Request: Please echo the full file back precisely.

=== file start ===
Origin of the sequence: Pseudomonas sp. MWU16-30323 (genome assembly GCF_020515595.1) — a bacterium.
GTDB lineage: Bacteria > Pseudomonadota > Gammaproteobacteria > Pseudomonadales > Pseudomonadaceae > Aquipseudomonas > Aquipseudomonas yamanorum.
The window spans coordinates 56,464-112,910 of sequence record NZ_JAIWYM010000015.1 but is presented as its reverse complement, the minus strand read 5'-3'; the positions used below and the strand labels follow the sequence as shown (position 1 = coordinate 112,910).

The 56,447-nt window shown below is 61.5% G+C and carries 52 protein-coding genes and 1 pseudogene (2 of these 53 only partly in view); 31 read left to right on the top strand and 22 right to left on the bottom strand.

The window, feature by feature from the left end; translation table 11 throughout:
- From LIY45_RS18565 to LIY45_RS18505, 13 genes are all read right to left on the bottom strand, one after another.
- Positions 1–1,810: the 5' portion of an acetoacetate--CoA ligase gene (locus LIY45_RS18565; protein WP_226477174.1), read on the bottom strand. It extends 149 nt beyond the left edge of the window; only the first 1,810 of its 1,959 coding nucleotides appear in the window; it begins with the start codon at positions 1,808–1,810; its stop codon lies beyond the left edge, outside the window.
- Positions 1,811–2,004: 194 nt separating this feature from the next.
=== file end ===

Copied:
Origin of the sequence: Pseudomonas sp. MWU16-30323 (genome assembly GCF_020515595.1) — a bacterium.
GTDB lineage: Bacteria > Pseudomonadota > Gammaproteobacteria > Pseudomonadales > Pseudomonadaceae > Aquipseudomonas > Aquipseudomonas yamanorum.
The window spans coordinates 56,464-112,910 of sequence record NZ_JAIWYM010000015.1 but is presented as its reverse complement, the minus strand read 5'-3'; the positions used below and the strand labels follow the sequence as shown (position 1 = coordinate 112,910).

The 56,447-nt window shown below is 61.5% G+C and carries 52 protein-coding genes and 1 pseudogene (2 of these 53 only partly in view); 31 read left to right on the top strand and 22 right to left on the bottom strand.

The window, feature by feature from the left end; translation table 11 throughout:
- From LIY45_RS18565 to LIY45_RS18505, 13 genes are all read right to left on the bottom strand, one after another.
- Positions 1–1,810: the 5' portion of an acetoacetate--CoA ligase gene (locus LIY45_RS18565; protein WP_226477174.1), read on the bottom strand. It extends 149 nt beyond the left edge of the window; only the first 1,810 of its 1,959 coding nucleotides appear in the window; it begins with the start codon at positions 1,808–1,810; its stop codon lies beyond the left edge, outside the window.
- Positions 1,811–2,004: 194 nt separating this feature from the next.